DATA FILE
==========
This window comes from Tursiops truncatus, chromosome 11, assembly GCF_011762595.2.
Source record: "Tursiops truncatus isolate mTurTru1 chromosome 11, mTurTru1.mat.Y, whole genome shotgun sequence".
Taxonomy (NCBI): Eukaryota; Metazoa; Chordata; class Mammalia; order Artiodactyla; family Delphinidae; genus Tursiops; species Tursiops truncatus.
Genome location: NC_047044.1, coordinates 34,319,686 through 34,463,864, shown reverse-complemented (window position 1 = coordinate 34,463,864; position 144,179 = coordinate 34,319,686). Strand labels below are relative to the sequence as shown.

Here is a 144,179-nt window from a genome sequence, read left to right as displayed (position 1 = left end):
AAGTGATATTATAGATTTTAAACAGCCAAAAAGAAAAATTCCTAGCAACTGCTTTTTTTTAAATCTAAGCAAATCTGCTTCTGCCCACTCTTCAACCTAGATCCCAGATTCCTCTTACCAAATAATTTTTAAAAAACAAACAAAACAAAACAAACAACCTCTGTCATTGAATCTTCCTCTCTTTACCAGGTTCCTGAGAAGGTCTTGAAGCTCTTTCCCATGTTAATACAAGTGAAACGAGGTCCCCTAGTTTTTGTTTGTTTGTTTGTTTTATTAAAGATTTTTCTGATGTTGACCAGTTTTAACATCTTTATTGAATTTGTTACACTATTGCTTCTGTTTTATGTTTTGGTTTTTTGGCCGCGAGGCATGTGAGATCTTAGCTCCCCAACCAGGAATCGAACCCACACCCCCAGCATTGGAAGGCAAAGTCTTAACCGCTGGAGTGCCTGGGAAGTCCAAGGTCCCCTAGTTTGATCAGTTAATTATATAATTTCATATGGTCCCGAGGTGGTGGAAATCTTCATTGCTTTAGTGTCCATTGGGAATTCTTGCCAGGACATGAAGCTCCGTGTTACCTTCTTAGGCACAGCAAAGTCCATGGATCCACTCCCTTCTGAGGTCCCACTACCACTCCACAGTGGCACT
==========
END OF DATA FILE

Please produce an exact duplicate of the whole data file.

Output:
This window comes from Tursiops truncatus, chromosome 11, assembly GCF_011762595.2.
Source record: "Tursiops truncatus isolate mTurTru1 chromosome 11, mTurTru1.mat.Y, whole genome shotgun sequence".
Taxonomy (NCBI): Eukaryota; Metazoa; Chordata; class Mammalia; order Artiodactyla; family Delphinidae; genus Tursiops; species Tursiops truncatus.
Genome location: NC_047044.1, coordinates 34,319,686 through 34,463,864, shown reverse-complemented (window position 1 = coordinate 34,463,864; position 144,179 = coordinate 34,319,686). Strand labels below are relative to the sequence as shown.

Here is a 144,179-nt window from a genome sequence, read left to right as displayed (position 1 = left end):
AAGTGATATTATAGATTTTAAACAGCCAAAAAGAAAAATTCCTAGCAACTGCTTTTTTTTAAATCTAAGCAAATCTGCTTCTGCCCACTCTTCAACCTAGATCCCAGATTCCTCTTACCAAATAATTTTTAAAAAACAAACAAAACAAAACAAACAACCTCTGTCATTGAATCTTCCTCTCTTTACCAGGTTCCTGAGAAGGTCTTGAAGCTCTTTCCCATGTTAATACAAGTGAAACGAGGTCCCCTAGTTTTTGTTTGTTTGTTTGTTTTATTAAAGATTTTTCTGATGTTGACCAGTTTTAACATCTTTATTGAATTTGTTACACTATTGCTTCTGTTTTATGTTTTGGTTTTTTGGCCGCGAGGCATGTGAGATCTTAGCTCCCCAACCAGGAATCGAACCCACACCCCCAGCATTGGAAGGCAAAGTCTTAACCGCTGGAGTGCCTGGGAAGTCCAAGGTCCCCTAGTTTGATCAGTTAATTATATAATTTCATATGGTCCCGAGGTGGTGGAAATCTTCATTGCTTTAGTGTCCATTGGGAATTCTTGCCAGGACATGAAGCTCCGTGTTACCTTCTTAGGCACAGCAAAGTCCATGGATCCACTCCCTTCTGAGGTCCCACTACCACTCCACAGTGGCACT